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Pediatrician Remembers a Measles Outbreak Among the Amish

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By: Kathleen Braico, MD, FAAP

Starting our pediatric practice in the 1978, my husband and I joked we ran an infectious disease practice. Our days and nights seemed filled with patients with very serious conditions, including epiglottitis, meningitis, and chickenpox among others—which have now largely disappeared from pediatric practices due to the success of immunizations.

Some of our most difficult patients were those infected with a bacterium commonly known as Hib (short for Haemophilus influenzae type B). When we saw a child infected with Haemophilus influenzae, it was always an emergency. The child could experience a number of conditions and all of them could be lethal. All these children were hospitalized, and in the case of epiglottitis, which is a common complication of Hib, they went directly to the operating room.

Epiglottitis is the swelling of the epiglottis, which can close the airway and, of course, kill a child quickly. Antibiotics to treat the infection don't work fast enough, so treatment moves quickly toward tracheostomy or intubation, which were hard to do on such small patients with severe swelling of the airway and traumatic for the child.

These cases were very scary; they literally kept me up at night. I feared the late-night calls from parents who told me their children were suffering with croup, because it might really be epiglottitis. More than once, I escorted a parent and toddler from my waiting room to my car to personally drive them to the ER to perform the spinal tap for meningitis.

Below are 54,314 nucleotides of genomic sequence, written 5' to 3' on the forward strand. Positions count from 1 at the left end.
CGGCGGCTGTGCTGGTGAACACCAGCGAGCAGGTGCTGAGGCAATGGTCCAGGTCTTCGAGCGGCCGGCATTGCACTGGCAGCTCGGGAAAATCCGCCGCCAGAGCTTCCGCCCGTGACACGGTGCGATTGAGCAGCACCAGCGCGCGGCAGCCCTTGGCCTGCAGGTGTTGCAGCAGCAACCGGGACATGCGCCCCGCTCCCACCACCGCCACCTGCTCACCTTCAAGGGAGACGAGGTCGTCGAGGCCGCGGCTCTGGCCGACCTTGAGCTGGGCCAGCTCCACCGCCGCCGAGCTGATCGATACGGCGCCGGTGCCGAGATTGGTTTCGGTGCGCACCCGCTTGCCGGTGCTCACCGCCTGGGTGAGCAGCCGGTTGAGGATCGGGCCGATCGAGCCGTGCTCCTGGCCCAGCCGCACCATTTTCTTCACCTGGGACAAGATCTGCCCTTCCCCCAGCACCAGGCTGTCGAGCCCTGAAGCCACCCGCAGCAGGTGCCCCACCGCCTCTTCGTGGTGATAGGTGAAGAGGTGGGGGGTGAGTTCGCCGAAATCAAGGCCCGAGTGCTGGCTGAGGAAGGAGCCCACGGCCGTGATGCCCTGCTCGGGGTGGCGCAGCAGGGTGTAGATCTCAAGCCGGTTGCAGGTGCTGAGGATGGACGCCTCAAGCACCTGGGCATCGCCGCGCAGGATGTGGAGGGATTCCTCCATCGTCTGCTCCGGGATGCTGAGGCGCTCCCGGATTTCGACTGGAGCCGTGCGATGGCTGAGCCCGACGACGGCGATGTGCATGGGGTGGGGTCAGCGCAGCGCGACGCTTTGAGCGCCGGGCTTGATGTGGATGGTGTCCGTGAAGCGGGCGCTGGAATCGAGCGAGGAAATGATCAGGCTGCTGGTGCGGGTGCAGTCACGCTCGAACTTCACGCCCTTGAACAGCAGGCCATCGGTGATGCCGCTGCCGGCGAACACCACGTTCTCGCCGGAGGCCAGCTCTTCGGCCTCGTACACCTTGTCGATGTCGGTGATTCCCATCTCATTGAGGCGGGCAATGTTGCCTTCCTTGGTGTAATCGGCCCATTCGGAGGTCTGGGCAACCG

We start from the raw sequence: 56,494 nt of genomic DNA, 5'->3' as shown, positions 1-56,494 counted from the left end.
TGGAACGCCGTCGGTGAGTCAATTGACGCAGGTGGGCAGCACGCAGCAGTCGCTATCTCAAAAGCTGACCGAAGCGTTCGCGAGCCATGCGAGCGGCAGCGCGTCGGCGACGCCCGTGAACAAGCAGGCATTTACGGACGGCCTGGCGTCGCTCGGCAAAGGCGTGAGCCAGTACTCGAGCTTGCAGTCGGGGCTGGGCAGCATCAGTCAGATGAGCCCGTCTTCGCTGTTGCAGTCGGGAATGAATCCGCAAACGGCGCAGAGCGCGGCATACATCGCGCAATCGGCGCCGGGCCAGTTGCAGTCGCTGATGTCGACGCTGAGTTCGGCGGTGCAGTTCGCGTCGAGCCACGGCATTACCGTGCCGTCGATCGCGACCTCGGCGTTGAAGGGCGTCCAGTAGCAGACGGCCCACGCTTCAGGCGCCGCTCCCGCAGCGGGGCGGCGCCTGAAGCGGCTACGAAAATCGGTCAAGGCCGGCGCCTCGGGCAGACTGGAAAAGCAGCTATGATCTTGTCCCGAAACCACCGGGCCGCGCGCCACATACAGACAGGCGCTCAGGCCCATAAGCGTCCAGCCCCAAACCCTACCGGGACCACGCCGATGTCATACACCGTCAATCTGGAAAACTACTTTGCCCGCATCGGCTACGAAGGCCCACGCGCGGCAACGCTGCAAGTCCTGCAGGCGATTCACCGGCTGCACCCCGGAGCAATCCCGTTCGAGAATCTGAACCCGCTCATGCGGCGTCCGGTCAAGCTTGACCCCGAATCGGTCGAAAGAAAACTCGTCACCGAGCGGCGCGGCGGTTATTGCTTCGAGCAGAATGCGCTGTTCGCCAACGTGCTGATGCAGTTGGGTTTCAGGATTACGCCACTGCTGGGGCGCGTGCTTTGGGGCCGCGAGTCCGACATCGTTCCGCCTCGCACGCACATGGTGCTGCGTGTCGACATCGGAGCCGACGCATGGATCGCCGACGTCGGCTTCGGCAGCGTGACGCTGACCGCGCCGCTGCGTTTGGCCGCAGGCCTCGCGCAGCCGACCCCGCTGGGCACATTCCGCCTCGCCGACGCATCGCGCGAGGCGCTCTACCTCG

I saw kids die of measles encephalitis and pneumonia from a local Amish community. It was one of the hardest nights I had as a pediatrician, sitting next to a bed of a 1-year-old Amish child. I worked for hours administering a medication to reduce swelling of the brain, but after a while, the child stopped responding to the treatments and passed away. At the time there was a large measles outbreak in the Amish community, because there were a great number of unimmunized people living in close proximity there. It was sad, because it didn't have to happen!

When I was a kid, my mother ran to get us the polio vaccine. My mother had seen polio as a young woman. In fact, my mother-in-law had polio when my husband was a small child. When new vaccines became available when I was a parent, my kids were the first to get vaccinated! My husband and I saw first-hand how deadly these diseases could be; we saw children literally go from healthy to dead in hours.

Vaccines really transformed the practice that my husband and I had together, and they continue to really impress me. The concept of being able to prevent cancer with a vaccine against viral causes of cancer—hepatitis B and HPV vaccines—just blows my mind.

About Dr. Braico:

Kathleen Braico, MD, FAAP is a retired general pediatrician from upstate New York and the medical director of Double H Ranch, a Serious Fun Children's Network camp for children with serious illnesses in Lake Luzerne N.Y. She has been active in international child health since 1998, with a special interest in malnutrition and stunting. She also teaches medical students in a variety of primary care settings.


Medicine Before Vaccines

This article is part of a series of first-person accounts from senior pediatricians about what it was like to practice pediatric medicine before vaccines for diseases like meningitis, measles, and the flu were available. These articles are being published in recognition of National Immunization Awareness Month, which is held in August every year.

Author
Kathleen Braico, MD, FAAP
Last Updated
11/21/2015
Source
American Academy of Pediatrics (Copyright © 2015)
The information contained on this Web site should not be used as a substitute for the medical care and advice of your pediatrician. There may be variations in treatment that your pediatrician may recommend based on individual facts and circumstances.
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